A stricken dog given only a two per cent chance of surviving a rare tumour has defied the odds to make an astonishing recovery
Nine-year-old Boxer-cross Daisy is now enjoying a second lease of life after successful surgery here at Cave.
Daisy had been drinking excessively and later had a 20-second seizure, after which she was referred for specialist care and her problem was identified as an adrenal mass.
Cave’s head of surgery Malcolm Jack, a specialist in small animal surgery, carried out the operation and says the hospital’s multi-disciplinary approach to diagnosis and treatment was the key factor in Daisy’s good outcome.
Malcolm said: “Daisy was cared for by five different disciplines at the hospital – medicine, imaging, anaesthesia, surgery and nursing.
“She had complete blood count and biochemistry (bloodwork), urinalysis, thoracic radiographs and an abdominal ultrasound which identified an adrenal mass.
“Further blood tests were performed to try and find out the type of mass including an ACTH stimulation test, a low dose dexamethasone suppression test and the measurement of plasma metanephrines.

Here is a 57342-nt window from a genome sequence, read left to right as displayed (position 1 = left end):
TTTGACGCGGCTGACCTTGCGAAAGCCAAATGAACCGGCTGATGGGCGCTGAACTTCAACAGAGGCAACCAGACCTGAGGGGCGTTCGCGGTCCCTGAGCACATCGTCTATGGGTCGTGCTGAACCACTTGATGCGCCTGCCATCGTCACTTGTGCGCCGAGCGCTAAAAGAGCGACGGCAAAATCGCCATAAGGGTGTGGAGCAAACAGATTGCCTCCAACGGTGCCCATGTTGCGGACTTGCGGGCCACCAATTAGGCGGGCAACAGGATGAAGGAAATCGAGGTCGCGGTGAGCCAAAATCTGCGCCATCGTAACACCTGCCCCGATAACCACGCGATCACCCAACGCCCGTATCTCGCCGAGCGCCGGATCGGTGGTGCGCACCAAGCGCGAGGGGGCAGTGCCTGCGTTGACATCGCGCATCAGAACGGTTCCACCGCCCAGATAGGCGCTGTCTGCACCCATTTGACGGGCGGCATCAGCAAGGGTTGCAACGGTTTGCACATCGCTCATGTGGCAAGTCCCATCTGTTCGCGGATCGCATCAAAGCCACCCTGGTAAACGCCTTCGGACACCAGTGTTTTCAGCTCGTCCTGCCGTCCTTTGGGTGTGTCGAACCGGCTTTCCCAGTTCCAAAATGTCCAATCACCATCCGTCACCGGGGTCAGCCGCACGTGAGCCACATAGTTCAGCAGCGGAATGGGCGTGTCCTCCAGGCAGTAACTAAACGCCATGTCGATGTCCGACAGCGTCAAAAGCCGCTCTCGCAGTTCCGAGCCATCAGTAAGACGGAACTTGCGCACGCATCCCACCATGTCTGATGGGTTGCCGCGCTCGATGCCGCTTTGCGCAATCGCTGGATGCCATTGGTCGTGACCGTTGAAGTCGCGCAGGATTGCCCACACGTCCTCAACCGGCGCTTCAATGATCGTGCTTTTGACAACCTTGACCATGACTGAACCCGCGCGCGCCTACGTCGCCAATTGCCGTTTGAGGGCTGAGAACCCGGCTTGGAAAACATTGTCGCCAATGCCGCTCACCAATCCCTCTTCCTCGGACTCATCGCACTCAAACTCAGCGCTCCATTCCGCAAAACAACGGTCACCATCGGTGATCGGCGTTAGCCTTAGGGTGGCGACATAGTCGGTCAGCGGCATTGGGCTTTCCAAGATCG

“We then carried out a CT scan to better assess the extent of the mass and to investigate if it was invading the caudal vena cava, the large venous vessel in the abdomen which takes blood to the heart.
“Finally, I operated to remove the adrenal tumour. It is a challenging surgery typically performed at referral practices and, in this case, it required the mass being carefully dissected off a long length of the caudal vena cava.
“Surgery proved successful and Daisy recovered well under the supervision of our nursing team and was soon allowed home.”
Owner Sally Harper, from Braunton, Devon, said: “Our local vets said they could do the surgery but were very honest about the odds for success.
“They said Daisy’s chances of survival would be just two per cent whereas if she went back to Cave her chances would be approximately 80 per cent because of their top-quality medical equipment, specialist surgeons and anaesthesia team.
“I must admit there were plenty of tears when we left her at Cave for the operation as we knew it was a rare condition and it would be very difficult surgery.
“It was amazing when we got the news that Daisy had come through the operation and all the mass had been successfully removed.”